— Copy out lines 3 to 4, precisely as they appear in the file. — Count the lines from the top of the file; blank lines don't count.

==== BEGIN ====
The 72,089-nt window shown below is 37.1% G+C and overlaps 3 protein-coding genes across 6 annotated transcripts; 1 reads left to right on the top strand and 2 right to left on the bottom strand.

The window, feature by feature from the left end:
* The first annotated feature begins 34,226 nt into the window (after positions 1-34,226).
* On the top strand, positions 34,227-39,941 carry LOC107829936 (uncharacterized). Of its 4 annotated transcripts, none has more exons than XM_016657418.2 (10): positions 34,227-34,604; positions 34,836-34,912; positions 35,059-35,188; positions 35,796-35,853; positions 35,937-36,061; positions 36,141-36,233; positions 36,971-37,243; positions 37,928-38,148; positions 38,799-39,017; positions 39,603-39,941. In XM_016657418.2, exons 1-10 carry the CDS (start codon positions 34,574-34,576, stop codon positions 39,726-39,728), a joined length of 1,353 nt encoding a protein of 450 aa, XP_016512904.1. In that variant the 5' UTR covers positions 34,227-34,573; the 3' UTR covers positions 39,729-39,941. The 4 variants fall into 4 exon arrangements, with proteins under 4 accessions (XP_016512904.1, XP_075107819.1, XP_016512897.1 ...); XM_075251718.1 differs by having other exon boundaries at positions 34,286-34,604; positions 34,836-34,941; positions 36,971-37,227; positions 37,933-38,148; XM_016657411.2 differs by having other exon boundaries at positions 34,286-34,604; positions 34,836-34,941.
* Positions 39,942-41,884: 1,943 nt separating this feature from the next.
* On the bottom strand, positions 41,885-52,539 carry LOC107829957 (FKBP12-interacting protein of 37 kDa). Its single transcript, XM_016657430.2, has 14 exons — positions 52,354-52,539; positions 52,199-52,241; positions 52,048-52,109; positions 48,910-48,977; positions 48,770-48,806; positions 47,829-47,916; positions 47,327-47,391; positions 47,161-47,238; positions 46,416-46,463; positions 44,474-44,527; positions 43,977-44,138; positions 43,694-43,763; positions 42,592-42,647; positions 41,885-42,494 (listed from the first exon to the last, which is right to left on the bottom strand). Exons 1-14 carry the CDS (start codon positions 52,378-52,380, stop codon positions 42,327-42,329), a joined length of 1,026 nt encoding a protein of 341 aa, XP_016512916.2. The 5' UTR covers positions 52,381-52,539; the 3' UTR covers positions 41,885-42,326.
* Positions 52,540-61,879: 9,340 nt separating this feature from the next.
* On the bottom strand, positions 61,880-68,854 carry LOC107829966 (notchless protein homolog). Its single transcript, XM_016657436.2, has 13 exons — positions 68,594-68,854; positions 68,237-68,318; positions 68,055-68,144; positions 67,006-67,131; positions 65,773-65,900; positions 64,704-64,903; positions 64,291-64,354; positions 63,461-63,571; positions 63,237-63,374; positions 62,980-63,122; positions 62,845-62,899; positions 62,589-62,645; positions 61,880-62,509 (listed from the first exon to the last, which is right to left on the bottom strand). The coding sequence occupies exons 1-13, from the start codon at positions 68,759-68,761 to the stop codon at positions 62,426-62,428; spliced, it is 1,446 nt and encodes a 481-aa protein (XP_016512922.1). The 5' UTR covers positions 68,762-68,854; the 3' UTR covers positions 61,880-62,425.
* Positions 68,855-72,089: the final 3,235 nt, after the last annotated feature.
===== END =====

* The first annotated feature begins 34,226 nt into the window (after positions 1-34,226).
* On the top strand, positions 34,227-39,941 carry LOC107829936 (uncharacterized). Of its 4 annotated transcripts, none has more exons than XM_016657418.2 (10): positions 34,227-34,604; positions 34,836-34,912; positions 35,059-35,188; positions 35,796-35,853; positions 35,937-36,061; positions 36,141-36,233; positions 36,971-37,243; positions 37,928-38,148; positions 38,799-39,017; positions 39,603-39,941. In XM_016657418.2, exons 1-10 carry the CDS (start codon positions 34,574-34,576, stop codon positions 39,726-39,728), a joined length of 1,353 nt encoding a protein of 450 aa, XP_016512904.1. In that variant the 5' UTR covers positions 34,227-34,573; the 3' UTR covers positions 39,729-39,941. The 4 variants fall into 4 exon arrangements, with proteins under 4 accessions (XP_016512904.1, XP_075107819.1, XP_016512897.1 ...); XM_075251718.1 differs by having other exon boundaries at positions 34,286-34,604; positions 34,836-34,941; positions 36,971-37,227; positions 37,933-38,148; XM_016657411.2 differs by having other exon boundaries at positions 34,286-34,604; positions 34,836-34,941.